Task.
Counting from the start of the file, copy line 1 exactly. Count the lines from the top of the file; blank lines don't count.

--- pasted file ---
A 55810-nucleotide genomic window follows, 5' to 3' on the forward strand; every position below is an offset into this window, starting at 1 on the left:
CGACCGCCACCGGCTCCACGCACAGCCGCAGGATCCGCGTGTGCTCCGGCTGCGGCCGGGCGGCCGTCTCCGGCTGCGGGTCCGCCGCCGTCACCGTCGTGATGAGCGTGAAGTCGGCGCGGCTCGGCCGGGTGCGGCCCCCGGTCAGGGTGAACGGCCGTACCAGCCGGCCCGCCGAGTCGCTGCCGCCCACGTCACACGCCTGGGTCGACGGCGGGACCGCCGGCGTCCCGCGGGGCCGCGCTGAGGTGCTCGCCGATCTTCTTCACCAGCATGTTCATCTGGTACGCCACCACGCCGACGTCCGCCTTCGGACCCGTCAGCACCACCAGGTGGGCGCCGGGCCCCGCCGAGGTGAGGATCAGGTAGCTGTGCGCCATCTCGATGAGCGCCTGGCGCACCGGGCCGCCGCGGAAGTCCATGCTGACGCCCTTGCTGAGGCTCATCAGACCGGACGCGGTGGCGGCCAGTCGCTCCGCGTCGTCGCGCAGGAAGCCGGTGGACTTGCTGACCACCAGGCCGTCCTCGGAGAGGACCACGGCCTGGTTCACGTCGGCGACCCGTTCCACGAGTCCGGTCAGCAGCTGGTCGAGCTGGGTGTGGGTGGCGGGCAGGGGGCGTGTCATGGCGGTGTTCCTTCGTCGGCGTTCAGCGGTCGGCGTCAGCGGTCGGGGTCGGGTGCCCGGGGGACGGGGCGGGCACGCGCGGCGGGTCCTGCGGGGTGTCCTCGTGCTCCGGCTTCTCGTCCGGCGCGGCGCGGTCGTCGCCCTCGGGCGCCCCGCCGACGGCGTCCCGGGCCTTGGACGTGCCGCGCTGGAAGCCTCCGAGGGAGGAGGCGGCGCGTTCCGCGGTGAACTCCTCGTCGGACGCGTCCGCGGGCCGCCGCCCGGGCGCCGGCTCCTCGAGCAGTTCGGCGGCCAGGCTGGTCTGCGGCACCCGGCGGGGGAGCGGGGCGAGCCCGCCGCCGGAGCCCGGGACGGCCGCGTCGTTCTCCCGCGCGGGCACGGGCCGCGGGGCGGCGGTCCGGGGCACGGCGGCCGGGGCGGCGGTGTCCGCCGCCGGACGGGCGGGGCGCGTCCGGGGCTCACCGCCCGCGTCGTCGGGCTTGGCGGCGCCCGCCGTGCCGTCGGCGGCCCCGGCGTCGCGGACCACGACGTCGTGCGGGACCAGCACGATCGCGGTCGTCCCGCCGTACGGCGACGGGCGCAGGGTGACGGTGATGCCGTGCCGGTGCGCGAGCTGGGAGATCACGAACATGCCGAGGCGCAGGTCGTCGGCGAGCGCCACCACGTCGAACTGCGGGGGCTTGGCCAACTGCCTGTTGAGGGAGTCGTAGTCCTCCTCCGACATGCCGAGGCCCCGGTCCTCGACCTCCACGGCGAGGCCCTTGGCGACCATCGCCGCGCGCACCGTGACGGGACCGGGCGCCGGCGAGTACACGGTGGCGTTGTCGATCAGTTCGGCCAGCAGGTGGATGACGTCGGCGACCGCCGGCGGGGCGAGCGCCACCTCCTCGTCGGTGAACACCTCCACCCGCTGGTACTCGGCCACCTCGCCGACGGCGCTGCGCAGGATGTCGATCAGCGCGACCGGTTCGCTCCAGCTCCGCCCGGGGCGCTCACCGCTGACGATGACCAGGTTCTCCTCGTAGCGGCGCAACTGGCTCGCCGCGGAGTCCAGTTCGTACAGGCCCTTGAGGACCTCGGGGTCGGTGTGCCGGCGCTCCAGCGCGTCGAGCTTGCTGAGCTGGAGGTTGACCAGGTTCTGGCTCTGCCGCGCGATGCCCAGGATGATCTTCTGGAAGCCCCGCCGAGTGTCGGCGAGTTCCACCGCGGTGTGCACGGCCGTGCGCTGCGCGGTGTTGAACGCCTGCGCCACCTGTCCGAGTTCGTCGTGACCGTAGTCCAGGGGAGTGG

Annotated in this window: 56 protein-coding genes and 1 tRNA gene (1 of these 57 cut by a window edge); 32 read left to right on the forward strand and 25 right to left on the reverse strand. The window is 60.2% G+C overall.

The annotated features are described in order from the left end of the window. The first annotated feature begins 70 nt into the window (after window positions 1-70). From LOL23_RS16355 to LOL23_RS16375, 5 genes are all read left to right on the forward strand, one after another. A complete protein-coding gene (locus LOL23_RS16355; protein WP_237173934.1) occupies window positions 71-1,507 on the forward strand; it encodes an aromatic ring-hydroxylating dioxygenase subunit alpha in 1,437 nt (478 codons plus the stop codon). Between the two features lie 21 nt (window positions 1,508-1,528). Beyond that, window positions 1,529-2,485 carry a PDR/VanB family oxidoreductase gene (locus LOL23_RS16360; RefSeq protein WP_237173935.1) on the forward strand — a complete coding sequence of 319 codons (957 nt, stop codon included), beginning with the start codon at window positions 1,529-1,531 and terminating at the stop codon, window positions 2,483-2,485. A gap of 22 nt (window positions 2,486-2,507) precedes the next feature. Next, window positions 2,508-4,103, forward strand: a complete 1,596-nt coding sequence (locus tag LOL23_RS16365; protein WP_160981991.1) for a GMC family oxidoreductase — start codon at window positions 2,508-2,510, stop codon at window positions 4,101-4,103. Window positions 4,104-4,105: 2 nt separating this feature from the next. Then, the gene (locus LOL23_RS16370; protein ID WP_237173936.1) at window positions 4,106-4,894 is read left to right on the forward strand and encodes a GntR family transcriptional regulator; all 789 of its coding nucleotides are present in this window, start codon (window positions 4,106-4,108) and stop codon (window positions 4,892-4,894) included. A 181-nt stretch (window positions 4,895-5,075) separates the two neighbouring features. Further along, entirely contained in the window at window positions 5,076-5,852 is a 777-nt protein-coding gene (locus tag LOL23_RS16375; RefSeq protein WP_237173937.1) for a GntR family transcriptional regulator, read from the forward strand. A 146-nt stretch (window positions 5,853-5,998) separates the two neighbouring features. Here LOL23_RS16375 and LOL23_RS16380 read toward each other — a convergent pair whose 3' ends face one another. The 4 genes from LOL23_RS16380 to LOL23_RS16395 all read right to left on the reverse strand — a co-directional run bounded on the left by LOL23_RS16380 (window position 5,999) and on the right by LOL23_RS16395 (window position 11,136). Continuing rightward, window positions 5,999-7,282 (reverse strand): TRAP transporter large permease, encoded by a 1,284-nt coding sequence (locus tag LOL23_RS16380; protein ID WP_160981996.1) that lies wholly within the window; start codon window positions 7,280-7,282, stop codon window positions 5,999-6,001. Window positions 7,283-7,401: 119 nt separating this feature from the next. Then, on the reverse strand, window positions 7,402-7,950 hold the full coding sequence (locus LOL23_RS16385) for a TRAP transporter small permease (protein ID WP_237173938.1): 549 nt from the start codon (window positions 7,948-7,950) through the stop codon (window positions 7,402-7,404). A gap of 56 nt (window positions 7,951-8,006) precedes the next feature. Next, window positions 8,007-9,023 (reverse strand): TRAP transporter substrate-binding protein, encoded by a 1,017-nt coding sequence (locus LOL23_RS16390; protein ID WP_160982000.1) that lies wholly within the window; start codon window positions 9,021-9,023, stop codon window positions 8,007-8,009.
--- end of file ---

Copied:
A 55810-nucleotide genomic window follows, 5' to 3' on the forward strand; every position below is an offset into this window, starting at 1 on the left: